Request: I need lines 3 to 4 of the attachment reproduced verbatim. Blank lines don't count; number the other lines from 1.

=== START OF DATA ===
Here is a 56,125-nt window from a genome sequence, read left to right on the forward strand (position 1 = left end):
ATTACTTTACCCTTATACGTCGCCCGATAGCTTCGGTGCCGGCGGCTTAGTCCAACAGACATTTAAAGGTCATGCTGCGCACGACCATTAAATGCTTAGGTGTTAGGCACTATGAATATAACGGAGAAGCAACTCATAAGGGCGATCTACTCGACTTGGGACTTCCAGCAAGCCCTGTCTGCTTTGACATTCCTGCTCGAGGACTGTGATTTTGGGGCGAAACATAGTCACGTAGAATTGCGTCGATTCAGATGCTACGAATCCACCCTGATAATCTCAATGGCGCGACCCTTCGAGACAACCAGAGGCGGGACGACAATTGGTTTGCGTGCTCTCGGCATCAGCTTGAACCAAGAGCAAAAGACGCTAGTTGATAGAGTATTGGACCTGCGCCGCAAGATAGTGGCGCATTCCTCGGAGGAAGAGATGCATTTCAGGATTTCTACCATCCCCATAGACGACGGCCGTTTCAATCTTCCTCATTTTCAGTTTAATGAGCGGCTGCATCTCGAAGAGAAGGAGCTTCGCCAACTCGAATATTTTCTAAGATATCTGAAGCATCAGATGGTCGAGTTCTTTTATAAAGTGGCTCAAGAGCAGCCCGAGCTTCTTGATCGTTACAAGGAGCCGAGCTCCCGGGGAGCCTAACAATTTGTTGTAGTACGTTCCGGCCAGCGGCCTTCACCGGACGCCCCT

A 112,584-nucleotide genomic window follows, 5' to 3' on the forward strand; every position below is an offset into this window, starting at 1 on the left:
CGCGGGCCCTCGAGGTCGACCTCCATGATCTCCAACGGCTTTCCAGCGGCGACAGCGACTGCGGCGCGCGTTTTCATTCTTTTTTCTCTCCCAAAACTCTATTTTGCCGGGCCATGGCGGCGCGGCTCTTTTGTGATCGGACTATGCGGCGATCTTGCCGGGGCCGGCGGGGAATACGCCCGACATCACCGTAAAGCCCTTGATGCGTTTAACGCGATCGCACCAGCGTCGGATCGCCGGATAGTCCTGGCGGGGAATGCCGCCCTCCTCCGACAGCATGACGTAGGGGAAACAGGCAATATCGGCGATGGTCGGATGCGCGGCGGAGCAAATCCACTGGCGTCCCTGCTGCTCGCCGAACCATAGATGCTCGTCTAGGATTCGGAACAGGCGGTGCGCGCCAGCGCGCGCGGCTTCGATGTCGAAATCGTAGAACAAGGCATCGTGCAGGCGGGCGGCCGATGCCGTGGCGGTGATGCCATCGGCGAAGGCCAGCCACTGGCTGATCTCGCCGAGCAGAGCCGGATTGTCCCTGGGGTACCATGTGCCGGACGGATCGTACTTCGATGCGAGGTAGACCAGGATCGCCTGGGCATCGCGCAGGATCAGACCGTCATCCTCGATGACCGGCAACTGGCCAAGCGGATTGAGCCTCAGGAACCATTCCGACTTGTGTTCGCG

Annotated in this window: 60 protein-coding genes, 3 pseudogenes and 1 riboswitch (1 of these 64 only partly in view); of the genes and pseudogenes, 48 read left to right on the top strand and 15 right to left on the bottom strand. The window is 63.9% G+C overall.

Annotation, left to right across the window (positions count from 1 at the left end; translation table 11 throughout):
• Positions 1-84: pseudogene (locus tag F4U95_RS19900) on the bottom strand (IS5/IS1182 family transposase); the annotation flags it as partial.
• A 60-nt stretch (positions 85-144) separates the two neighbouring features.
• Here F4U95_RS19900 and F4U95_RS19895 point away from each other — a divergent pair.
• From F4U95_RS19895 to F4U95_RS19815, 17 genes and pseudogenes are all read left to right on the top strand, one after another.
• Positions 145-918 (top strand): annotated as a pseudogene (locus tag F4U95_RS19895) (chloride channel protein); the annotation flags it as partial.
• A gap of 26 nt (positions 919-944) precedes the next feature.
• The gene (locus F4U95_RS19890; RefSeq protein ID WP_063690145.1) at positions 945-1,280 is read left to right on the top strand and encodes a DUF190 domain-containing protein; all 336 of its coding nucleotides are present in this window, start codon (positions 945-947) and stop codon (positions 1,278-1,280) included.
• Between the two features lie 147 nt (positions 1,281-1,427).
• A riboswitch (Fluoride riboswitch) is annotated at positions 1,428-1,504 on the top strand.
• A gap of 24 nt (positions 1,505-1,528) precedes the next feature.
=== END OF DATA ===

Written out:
A 112,584-nucleotide genomic window follows, 5' to 3' on the forward strand; every position below is an offset into this window, starting at 1 on the left:
CGCGGGCCCTCGAGGTCGACCTCCATGATCTCCAACGGCTTTCCAGCGGCGACAGCGACTGCGGCGCGCGTTTTCATTCTTTTTTCTCTCCCAAAACTCTATTTTGCCGGGCCATGGCGGCGCGGCTCTTTTGTGATCGGACTATGCGGCGATCTTGCCGGGGCCGGCGGGGAATACGCCCGACATCACCGTAAAGCCCTTGATGCGTTTAACGCGATCGCACCAGCGTCGGATCGCCGGATAGTCCTGGCGGGGAATGCCGCCCTCCTCCGACAGCATGACGTAGGGGAAACAGGCAATATCGGCGATGGTCGGATGCGCGGCGGAGCAAATCCACTGGCGTCCCTGCTGCTCGCCGAACCATAGATGCTCGTCTAGGATTCGGAACAGGCGGTGCGCGCCAGCGCGCGCGGCTTCGATGTCGAAATCGTAGAACAAGGCATCGTGCAGGCGGGCGGCCGATGCCGTGGCGGTGATGCCATCGGCGAAGGCCAGCCACTGGCTGATCTCGCCGAGCAGAGCCGGATTGTCCCTGGGGTACCATGTGCCGGACGGATCGTACTTCGATGCGAGGTAGACCAGGATCGCCTGGGCATCGCGCAGGATCAGACCGTCATCCTCGATGACCGGCAACTGGCCAAGCGGATTGAGCCTCAGGAACCATTCCGACTTGTGTTCGCG